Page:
Our brain-wave patterns cycle in ultradian rhythms as well, and about every hour and a half to two hours, we experience a significant “ultradian dip,” when our energy drops and sleep becomes possible. When we work through these dips—relying on caffeine, adrenaline, and stress hormones to keep us alert—instead of letting our bodies and brains rest, we become stressed and jittery, and our performance falters.

In his studies of truly great performers, K. Anders Ericsson, the psychologist and author of several landmark studies on elite performance about whom I wrote last week, found that they practiced and rested a lot more than their good but not elite peers. For example, violinists destined to become professional soloists practiced an average of 3.5 hours per day, typically in three separate sessions of 60-90 minutes each. Good but not great performers, in contrast, typically practiced an average of 1.4 hours per day, with no deliberate rest breaking up their practice session.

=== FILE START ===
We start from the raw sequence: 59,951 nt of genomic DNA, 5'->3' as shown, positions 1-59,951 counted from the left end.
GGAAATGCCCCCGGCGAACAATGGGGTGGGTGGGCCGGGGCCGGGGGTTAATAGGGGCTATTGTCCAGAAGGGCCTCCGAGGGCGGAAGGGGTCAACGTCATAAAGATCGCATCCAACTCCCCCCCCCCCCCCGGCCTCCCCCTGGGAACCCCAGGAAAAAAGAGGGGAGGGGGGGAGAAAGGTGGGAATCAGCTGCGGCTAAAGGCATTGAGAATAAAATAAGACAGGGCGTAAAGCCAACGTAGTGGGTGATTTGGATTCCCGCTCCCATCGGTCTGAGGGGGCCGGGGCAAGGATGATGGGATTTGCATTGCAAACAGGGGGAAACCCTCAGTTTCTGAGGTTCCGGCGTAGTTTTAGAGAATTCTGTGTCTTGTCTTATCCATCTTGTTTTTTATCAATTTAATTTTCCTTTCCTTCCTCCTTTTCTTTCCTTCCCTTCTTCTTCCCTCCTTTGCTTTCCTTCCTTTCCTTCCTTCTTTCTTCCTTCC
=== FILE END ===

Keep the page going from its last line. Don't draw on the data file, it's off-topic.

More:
So it isn’t just that elite performers work more than others; they rest more, as well. The top violinists mentioned above slept an hour a night more than their less-accomplished classmates. They were also far more likely to take a nap between practice sessions—nearly three hours of napping a week.

Super-high-achievers sleep significantly more than the average American. On average, Americans get only 6.5 hours of sleep per night. (Even though studies show that 95 percent of the population needs between seven and eight hours of sleep a night.) Elite performers tend to get 8.6 hours of sleep a night; elite athletes need even more sleep. One study showed that when Stanford swimmers increased their sleep time to 10 hours a night, they felt happier, more energetic—and their performance in the pool improved dramatically.